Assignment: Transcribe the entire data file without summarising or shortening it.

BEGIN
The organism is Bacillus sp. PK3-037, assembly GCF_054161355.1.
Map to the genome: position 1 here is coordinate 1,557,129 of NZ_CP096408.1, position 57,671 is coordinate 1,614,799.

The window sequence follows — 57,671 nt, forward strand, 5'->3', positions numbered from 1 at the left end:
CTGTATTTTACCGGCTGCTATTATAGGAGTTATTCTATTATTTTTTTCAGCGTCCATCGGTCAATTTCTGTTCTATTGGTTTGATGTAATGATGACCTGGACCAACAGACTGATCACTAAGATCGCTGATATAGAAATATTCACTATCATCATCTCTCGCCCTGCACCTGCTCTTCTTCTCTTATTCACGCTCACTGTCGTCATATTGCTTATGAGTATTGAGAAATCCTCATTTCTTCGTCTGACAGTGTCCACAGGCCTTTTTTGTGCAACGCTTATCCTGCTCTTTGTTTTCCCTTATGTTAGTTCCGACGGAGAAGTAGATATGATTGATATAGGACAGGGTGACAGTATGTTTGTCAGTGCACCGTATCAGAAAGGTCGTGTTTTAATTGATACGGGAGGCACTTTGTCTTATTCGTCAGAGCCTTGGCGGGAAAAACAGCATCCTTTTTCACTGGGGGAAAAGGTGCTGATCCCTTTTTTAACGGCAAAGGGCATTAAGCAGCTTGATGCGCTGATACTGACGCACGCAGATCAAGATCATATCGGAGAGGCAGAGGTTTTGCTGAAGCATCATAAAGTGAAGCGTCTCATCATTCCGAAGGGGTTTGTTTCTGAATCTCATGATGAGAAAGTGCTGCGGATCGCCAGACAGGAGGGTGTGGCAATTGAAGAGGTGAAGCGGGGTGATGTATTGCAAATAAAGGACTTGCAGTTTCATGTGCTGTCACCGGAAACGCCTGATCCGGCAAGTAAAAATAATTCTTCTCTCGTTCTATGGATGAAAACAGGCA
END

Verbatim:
The organism is Bacillus sp. PK3-037, assembly GCF_054161355.1.
Map to the genome: position 1 here is coordinate 1,557,129 of NZ_CP096408.1, position 57,671 is coordinate 1,614,799.

The window sequence follows — 57,671 nt, forward strand, 5'->3', positions numbered from 1 at the left end:
CTGTATTTTACCGGCTGCTATTATAGGAGTTATTCTATTATTTTTTTCAGCGTCCATCGGTCAATTTCTGTTCTATTGGTTTGATGTAATGATGACCTGGACCAACAGACTGATCACTAAGATCGCTGATATAGAAATATTCACTATCATCATCTCTCGCCCTGCACCTGCTCTTCTTCTCTTATTCACGCTCACTGTCGTCATATTGCTTATGAGTATTGAGAAATCCTCATTTCTTCGTCTGACAGTGTCCACAGGCCTTTTTTGTGCAACGCTTATCCTGCTCTTTGTTTTCCCTTATGTTAGTTCCGACGGAGAAGTAGATATGATTGATATAGGACAGGGTGACAGTATGTTTGTCAGTGCACCGTATCAGAAAGGTCGTGTTTTAATTGATACGGGAGGCACTTTGTCTTATTCGTCAGAGCCTTGGCGGGAAAAACAGCATCCTTTTTCACTGGGGGAAAAGGTGCTGATCCCTTTTTTAACGGCAAAGGGCATTAAGCAGCTTGATGCGCTGATACTGACGCACGCAGATCAAGATCATATCGGAGAGGCAGAGGTTTTGCTGAAGCATCATAAAGTGAAGCGTCTCATCATTCCGAAGGGGTTTGTTTCTGAATCTCATGATGAGAAAGTGCTGCGGATCGCCAGACAGGAGGGTGTGGCAATTGAAGAGGTGAAGCGGGGTGATGTATTGCAAATAAAGGACTTGCAGTTTCATGTGCTGTCACCGGAAACGCCTGATCCGGCAAGTAAAAATAATTCTTCTCTCGTTCTATGGATGAAAACAGGCA